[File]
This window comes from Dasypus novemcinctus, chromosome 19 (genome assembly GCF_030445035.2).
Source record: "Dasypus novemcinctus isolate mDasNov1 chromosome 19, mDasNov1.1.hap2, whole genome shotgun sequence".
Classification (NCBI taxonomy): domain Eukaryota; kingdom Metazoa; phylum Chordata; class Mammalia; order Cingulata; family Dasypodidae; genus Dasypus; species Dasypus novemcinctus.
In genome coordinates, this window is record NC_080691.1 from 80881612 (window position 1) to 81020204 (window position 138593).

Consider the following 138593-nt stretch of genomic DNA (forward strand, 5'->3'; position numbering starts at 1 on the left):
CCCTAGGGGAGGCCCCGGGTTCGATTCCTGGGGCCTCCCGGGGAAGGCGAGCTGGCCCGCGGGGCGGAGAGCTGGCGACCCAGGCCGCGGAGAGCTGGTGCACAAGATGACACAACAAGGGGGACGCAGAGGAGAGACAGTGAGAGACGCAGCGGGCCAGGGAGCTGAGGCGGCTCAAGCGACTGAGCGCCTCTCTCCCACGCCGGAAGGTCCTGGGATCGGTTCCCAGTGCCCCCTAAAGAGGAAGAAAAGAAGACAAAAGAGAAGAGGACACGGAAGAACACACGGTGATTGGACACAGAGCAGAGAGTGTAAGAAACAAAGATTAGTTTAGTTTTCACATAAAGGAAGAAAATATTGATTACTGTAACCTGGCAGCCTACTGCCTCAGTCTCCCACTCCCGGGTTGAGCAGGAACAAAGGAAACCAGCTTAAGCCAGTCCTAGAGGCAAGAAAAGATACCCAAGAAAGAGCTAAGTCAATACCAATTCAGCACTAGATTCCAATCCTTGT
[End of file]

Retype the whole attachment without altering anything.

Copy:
This window comes from Dasypus novemcinctus, chromosome 19 (genome assembly GCF_030445035.2).
Source record: "Dasypus novemcinctus isolate mDasNov1 chromosome 19, mDasNov1.1.hap2, whole genome shotgun sequence".
Classification (NCBI taxonomy): domain Eukaryota; kingdom Metazoa; phylum Chordata; class Mammalia; order Cingulata; family Dasypodidae; genus Dasypus; species Dasypus novemcinctus.
In genome coordinates, this window is record NC_080691.1 from 80881612 (window position 1) to 81020204 (window position 138593).

Consider the following 138593-nt stretch of genomic DNA (forward strand, 5'->3'; position numbering starts at 1 on the left):
CCCTAGGGGAGGCCCCGGGTTCGATTCCTGGGGCCTCCCGGGGAAGGCGAGCTGGCCCGCGGGGCGGAGAGCTGGCGACCCAGGCCGCGGAGAGCTGGTGCACAAGATGACACAACAAGGGGGACGCAGAGGAGAGACAGTGAGAGACGCAGCGGGCCAGGGAGCTGAGGCGGCTCAAGCGACTGAGCGCCTCTCTCCCACGCCGGAAGGTCCTGGGATCGGTTCCCAGTGCCCCCTAAAGAGGAAGAAAAGAAGACAAAAGAGAAGAGGACACGGAAGAACACACGGTGATTGGACACAGAGCAGAGAGTGTAAGAAACAAAGATTAGTTTAGTTTTCACATAAAGGAAGAAAATATTGATTACTGTAACCTGGCAGCCTACTGCCTCAGTCTCCCACTCCCGGGTTGAGCAGGAACAAAGGAAACCAGCTTAAGCCAGTCCTAGAGGCAAGAAAAGATACCCAAGAAAGAGCTAAGTCAATACCAATTCAGCACTAGATTCCAATCCTTGT